Julia still isn’t sure how to talk to Apá—there’s so much she wants to say to him, but can’t. The secrets she’s keeping are beginning to “feel like strangling vines.” Julia constantly questions whether keeping Olga’s secrets is selfish, or whether the more selfish thing would be to share them with her parents, who have already suffered enough. Still, Julia decides that she needs to try to keep her relationship with her father alive. One morning, she sits down with him for some coffee and asks him about his art—she wants to know why he stopped. Apá reveals that he saw drawing as a “waste of time” once he got to the States—sometimes, he says, “you don’t get to do what you want to do.” Apá puts his coffee cup in the sink and leaves the kitchen.
Even after Angie’s lesson, Julia is still struggling with how secret-keeping relates to morality. She knows that to burden Amá and Apá with Olga’s secret would be selfish; but at the same time, she is not sure how much more loneliness she can take. She tries to connect with Apá in another way, but fails—the narrative suggests that while secrets and lies may chip away at a relationship, to reveal secrets might be to blast that relationship away altogether. It's also not clear what the book thinks of Apá’s stance toward drawing. It makes sense why he gave it up in a practical way, but was it actually a waste of time? But the point that “sometimes you don’t get to do what you want to do” does connect to the way the book treats the realities of life—as always complicated, always messy, and never perfect.
Since returning from Mexico, Julia has been having weekly sessions with Dr. Cooke. Their “number-one topic” is Julia’s relationship with Amá. Julia is grateful that Dr. Cooke never seems to judge her, even when she admits things that are painful or embarrassing. When Dr. Cooke asks how things are going one afternoon, Julia reveals that she believes her mother is trying to let her have more freedom—even as she grows more and more anxious the closer Julia’s departure for college gets. Dr. Cooke asks if Julia would ever consider talking to her mother about the border crossing, and suggests that discussing it would be a way for them to go closer—maybe not now, but in the future. Julia says she doesn’t want to bring it up now, but is open to the fact that one day she might be ready to discuss it.
Julia’s relationship to secret-keeping is complicated by another facet, too, which is that revealing that she knows a painful secret might do to her relationship with Amá. There’s the chance that Amá is burdened by keeping the truth from Julia, and Julia revealing she knows it already might make things better—but Julia is too afraid to do more damage to her fledging relationship with Amá to reveal anything just yet. For now, Julia is leaving her options open—leaving a possibility for the future—which is a step in and of itself, and leaves space for a relationship to blossom in the meantime.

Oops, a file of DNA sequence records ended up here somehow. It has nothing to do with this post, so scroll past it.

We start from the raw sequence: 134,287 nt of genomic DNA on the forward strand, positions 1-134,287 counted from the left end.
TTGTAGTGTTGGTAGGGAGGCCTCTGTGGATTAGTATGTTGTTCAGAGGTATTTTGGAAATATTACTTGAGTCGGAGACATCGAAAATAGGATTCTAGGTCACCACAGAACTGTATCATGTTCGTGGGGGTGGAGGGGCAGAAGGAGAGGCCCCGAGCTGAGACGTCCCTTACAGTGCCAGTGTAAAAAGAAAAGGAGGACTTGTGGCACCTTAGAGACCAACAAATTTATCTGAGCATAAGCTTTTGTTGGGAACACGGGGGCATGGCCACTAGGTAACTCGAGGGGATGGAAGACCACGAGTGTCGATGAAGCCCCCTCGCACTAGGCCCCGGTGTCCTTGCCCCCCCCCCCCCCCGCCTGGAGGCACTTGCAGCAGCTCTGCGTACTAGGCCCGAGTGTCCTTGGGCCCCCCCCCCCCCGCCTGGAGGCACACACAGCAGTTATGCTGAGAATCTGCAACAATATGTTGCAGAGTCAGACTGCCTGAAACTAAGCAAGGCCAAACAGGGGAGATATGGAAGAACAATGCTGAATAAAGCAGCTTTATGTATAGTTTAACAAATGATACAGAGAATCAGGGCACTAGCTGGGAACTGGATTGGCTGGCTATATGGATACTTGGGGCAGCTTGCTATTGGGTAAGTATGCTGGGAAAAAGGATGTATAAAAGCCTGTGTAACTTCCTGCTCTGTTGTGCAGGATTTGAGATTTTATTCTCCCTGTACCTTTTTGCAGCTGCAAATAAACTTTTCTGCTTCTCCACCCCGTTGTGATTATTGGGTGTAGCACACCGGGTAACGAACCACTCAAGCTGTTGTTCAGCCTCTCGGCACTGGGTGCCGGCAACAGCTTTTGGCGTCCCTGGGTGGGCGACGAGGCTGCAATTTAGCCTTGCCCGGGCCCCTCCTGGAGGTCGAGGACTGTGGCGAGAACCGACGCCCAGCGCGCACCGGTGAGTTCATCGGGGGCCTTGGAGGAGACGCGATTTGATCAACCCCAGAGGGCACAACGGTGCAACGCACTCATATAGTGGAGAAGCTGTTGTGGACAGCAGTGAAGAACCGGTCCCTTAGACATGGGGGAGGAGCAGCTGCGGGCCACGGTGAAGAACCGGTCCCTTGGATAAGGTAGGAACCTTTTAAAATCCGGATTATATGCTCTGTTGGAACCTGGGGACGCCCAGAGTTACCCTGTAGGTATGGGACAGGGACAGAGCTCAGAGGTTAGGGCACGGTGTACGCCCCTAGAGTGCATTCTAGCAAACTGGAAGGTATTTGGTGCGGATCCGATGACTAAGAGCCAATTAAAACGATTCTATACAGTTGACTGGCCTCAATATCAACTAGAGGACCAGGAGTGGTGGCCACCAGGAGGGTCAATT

Julia’s college acceptance letters begin to arrive. In one afternoon, she gets rejected from Boston University, Barnard College, Columbia University, and Boston College, and begins to lose hope that she’ll be able to go away to school after all. Juanga and Lorena urge her not to get discouraged—and remind her that if all else fails, she can move downtown with them—but Julia remains determined to get to New York. The next day, two huge envelopes arrive in the mail—one is from DePaul University in Chicago, and one is from NYU. Julia has gotten into both places with full rides. Amá and Apá congratulate her, and though they’re disheartened that she wants to choose NYU over the closer university, they are genuinely proud of her and promise to support her journey to New York.
Julia is feeling a rollercoaster of emotions as her college rejections—and acceptances—begin to stream in. The letters represent her life’s work, and determine whether she’ll be one step closer to her dream of making it as a New York writer, or one step farther away. Julia’s hard work is rewarded in the end, and she decides to pursue her dream without looking back—even though she knows that in leaving home, she’ll truly never be the “perfect Mexican daughter” her parents have always wanted her to be. Having engaged with if not solved her issues at home, Julia’s now prepared to fulfill her ambition and move on to the next stage of her life.
The end of the school year approaches, and Julia is growing more and more restless about her impending move to New York. One sunny May afternoon, she attends an outdoor fair with Connor. As they share food and listen to music, she asks him what is going to happen to the two of them after the summer is over. Connor promises he’ll visit her in New York, but Julia doesn’t quite believe him. She starts to cry, overwhelmed by how quickly her life is changing. Connor tells her she looks beautiful and kisses her cheek. Julia smiles, believing him for the first time.
Julia has felt insecure in her relationship with Connor since the start—she’s been afraid he’ll be repulsed by or disdainful of her appearance, her heritage, or her attitude. Those feelings are evident here when she doesn’t entirely believe his promise to visit. Her disbelief might also stem from the knowledge she’s gained that the future is uncertain. At the same time, as Julia has dealt with some serious issues over the last several months, however, she’s grown to understand and like herself more. And she’s also learned that there is a value to live in the present, and to connect to people in that present. And so, when Connor kisses her and says she’s beautiful, she is able to believe that even as their future remains uncertain.